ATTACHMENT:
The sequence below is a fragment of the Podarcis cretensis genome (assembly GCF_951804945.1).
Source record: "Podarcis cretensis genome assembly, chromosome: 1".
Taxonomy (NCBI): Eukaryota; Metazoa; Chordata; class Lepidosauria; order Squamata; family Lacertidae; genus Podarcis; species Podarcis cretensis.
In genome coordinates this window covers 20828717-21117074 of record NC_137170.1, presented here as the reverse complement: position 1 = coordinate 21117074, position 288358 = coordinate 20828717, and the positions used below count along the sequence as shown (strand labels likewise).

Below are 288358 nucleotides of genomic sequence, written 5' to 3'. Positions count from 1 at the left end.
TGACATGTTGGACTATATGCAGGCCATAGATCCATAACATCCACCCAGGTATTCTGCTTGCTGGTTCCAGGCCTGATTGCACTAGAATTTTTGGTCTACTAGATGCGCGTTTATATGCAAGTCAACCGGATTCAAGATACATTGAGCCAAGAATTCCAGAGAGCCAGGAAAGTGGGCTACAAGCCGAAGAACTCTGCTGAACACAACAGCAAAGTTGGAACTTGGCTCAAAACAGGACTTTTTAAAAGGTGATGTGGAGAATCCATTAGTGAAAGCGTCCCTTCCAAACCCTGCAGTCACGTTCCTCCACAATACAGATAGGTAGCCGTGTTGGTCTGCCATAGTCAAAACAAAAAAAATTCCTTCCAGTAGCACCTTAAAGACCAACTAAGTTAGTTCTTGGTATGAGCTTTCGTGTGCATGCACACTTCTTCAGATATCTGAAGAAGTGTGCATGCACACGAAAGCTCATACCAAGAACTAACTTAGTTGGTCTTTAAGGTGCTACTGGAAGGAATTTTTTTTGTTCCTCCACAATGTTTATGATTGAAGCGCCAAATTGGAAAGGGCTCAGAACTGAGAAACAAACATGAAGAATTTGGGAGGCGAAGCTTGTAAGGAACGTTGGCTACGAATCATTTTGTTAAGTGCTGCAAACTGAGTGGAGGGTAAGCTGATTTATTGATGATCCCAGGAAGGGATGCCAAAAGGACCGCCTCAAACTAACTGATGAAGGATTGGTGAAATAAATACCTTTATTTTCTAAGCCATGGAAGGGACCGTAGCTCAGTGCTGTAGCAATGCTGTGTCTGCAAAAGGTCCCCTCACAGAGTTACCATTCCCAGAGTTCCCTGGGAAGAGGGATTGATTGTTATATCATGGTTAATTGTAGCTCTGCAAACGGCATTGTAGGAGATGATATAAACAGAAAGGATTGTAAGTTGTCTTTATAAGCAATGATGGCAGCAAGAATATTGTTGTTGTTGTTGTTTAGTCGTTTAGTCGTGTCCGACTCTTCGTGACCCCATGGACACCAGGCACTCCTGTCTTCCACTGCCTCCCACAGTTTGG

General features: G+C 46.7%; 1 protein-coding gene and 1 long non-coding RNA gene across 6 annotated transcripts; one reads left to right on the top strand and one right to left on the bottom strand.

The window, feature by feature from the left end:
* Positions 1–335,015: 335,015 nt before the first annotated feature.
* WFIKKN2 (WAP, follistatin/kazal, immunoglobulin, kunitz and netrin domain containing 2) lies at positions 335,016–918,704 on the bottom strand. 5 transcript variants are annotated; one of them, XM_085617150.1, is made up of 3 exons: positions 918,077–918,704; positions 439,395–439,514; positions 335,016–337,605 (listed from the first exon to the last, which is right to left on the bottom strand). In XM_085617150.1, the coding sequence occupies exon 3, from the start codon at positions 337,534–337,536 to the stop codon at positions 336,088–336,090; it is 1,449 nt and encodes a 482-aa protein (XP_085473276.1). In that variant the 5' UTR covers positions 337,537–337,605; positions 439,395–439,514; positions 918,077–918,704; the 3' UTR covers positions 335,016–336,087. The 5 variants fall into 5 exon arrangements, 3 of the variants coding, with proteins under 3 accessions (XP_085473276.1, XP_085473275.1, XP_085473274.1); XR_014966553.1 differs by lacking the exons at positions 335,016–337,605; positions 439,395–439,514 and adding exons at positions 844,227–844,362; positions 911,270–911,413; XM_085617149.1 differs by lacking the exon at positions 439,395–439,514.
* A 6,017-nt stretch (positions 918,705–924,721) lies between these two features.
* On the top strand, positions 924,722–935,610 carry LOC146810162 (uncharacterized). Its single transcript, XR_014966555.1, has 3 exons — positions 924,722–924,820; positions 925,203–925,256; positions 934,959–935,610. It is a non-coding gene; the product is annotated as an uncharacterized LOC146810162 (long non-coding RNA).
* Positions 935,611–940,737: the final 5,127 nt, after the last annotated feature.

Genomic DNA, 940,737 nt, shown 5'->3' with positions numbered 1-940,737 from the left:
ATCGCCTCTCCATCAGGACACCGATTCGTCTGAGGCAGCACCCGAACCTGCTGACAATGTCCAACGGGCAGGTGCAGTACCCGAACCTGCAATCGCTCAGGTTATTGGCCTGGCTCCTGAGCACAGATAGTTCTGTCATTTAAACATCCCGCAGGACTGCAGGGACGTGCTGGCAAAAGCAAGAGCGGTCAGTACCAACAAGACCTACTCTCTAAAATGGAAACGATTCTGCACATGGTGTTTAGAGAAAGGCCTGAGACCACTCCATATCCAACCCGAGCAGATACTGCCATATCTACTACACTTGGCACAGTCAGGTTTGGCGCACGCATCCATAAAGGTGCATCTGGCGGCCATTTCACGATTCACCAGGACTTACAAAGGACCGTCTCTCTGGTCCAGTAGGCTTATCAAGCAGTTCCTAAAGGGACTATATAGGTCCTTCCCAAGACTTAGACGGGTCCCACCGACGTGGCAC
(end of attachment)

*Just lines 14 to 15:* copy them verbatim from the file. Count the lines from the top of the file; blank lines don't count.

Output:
Genomic DNA, 940,737 nt, shown 5'->3' with positions numbered 1-940,737 from the left:
ATCGCCTCTCCATCAGGACACCGATTCGTCTGAGGCAGCACCCGAACCTGCTGACAATGTCCAACGGGCAGGTGCAGTACCCGAACCTGCAATCGCTCAGGTTATTGGCCTGGCTCCTGAGCACAGATAGTTCTGTCATTTAAACATCCCGCAGGACTGCAGGGACGTGCTGGCAAAAGCAAGAGCGGTCAGTACCAACAAGACCTACTCTCTAAAATGGAAACGATTCTGCACATGGTGTTTAGAGAAAGGCCTGAGACCACTCCATATCCAACCCGAGCAGATACTGCCATATCTACTACACTTGGCACAGTCAGGTTTGGCGCACGCATCCATAAAGGTGCATCTGGCGGCCATTTCACGATTCACCAGGACTTACAAAGGACCGTCTCTCTGGTCCAGTAGGCTTATCAAGCAGTTCCTAAAGGGACTATATAGGTCCTTCCCAAGACTTAGACGGGTCCCACCGACGTGGCAC